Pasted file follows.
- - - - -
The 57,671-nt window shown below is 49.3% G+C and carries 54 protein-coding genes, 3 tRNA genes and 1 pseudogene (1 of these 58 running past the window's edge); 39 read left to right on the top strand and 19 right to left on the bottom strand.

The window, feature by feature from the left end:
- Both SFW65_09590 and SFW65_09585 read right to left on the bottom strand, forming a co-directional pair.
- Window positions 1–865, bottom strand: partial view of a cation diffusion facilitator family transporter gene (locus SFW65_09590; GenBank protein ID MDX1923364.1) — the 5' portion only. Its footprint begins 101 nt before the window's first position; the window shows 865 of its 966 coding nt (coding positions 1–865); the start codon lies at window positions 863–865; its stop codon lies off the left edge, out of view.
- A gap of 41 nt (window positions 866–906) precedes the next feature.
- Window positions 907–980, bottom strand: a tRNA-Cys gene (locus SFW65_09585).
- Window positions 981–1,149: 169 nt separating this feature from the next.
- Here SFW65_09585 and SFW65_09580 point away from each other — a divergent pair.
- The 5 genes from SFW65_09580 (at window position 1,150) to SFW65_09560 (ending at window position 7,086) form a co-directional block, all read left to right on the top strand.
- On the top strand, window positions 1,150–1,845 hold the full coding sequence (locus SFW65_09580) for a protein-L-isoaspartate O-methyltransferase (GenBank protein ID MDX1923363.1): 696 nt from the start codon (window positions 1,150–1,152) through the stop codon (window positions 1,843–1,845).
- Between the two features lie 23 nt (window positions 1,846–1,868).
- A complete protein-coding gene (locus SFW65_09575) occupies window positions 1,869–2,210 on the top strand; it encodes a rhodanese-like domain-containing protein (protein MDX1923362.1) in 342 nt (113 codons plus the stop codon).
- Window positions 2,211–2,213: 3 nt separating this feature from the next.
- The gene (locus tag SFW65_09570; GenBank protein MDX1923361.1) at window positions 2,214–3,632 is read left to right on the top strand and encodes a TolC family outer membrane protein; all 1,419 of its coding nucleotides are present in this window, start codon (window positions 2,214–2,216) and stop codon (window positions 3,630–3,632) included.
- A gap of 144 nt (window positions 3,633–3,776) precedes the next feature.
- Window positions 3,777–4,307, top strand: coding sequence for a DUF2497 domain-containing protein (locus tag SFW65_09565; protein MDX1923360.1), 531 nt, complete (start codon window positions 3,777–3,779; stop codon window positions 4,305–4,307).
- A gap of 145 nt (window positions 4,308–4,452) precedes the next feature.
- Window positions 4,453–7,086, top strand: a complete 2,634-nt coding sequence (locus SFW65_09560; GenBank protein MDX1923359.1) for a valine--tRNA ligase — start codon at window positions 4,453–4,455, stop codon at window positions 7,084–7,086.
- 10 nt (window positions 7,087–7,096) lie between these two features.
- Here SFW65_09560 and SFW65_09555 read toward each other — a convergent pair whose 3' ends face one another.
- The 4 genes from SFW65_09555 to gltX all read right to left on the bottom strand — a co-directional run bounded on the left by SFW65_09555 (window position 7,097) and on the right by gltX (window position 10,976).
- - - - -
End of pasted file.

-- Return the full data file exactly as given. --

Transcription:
The 57,671-nt window shown below is 49.3% G+C and carries 54 protein-coding genes, 3 tRNA genes and 1 pseudogene (1 of these 58 running past the window's edge); 39 read left to right on the top strand and 19 right to left on the bottom strand.

The window, feature by feature from the left end:
- Both SFW65_09590 and SFW65_09585 read right to left on the bottom strand, forming a co-directional pair.
- Window positions 1–865, bottom strand: partial view of a cation diffusion facilitator family transporter gene (locus SFW65_09590; GenBank protein ID MDX1923364.1) — the 5' portion only. Its footprint begins 101 nt before the window's first position; the window shows 865 of its 966 coding nt (coding positions 1–865); the start codon lies at window positions 863–865; its stop codon lies off the left edge, out of view.
- A gap of 41 nt (window positions 866–906) precedes the next feature.
- Window positions 907–980, bottom strand: a tRNA-Cys gene (locus SFW65_09585).
- Window positions 981–1,149: 169 nt separating this feature from the next.
- Here SFW65_09585 and SFW65_09580 point away from each other — a divergent pair.
- The 5 genes from SFW65_09580 (at window position 1,150) to SFW65_09560 (ending at window position 7,086) form a co-directional block, all read left to right on the top strand.
- On the top strand, window positions 1,150–1,845 hold the full coding sequence (locus SFW65_09580) for a protein-L-isoaspartate O-methyltransferase (GenBank protein ID MDX1923363.1): 696 nt from the start codon (window positions 1,150–1,152) through the stop codon (window positions 1,843–1,845).
- Between the two features lie 23 nt (window positions 1,846–1,868).
- A complete protein-coding gene (locus SFW65_09575) occupies window positions 1,869–2,210 on the top strand; it encodes a rhodanese-like domain-containing protein (protein MDX1923362.1) in 342 nt (113 codons plus the stop codon).
- Window positions 2,211–2,213: 3 nt separating this feature from the next.
- The gene (locus tag SFW65_09570; GenBank protein MDX1923361.1) at window positions 2,214–3,632 is read left to right on the top strand and encodes a TolC family outer membrane protein; all 1,419 of its coding nucleotides are present in this window, start codon (window positions 2,214–2,216) and stop codon (window positions 3,630–3,632) included.
- A gap of 144 nt (window positions 3,633–3,776) precedes the next feature.
- Window positions 3,777–4,307, top strand: coding sequence for a DUF2497 domain-containing protein (locus tag SFW65_09565; protein MDX1923360.1), 531 nt, complete (start codon window positions 3,777–3,779; stop codon window positions 4,305–4,307).
- A gap of 145 nt (window positions 4,308–4,452) precedes the next feature.
- Window positions 4,453–7,086, top strand: a complete 2,634-nt coding sequence (locus SFW65_09560; GenBank protein MDX1923359.1) for a valine--tRNA ligase — start codon at window positions 4,453–4,455, stop codon at window positions 7,084–7,086.
- 10 nt (window positions 7,087–7,096) lie between these two features.
- Here SFW65_09560 and SFW65_09555 read toward each other — a convergent pair whose 3' ends face one another.
- The 4 genes from SFW65_09555 to gltX all read right to left on the bottom strand — a co-directional run bounded on the left by SFW65_09555 (window position 7,097) and on the right by gltX (window position 10,976).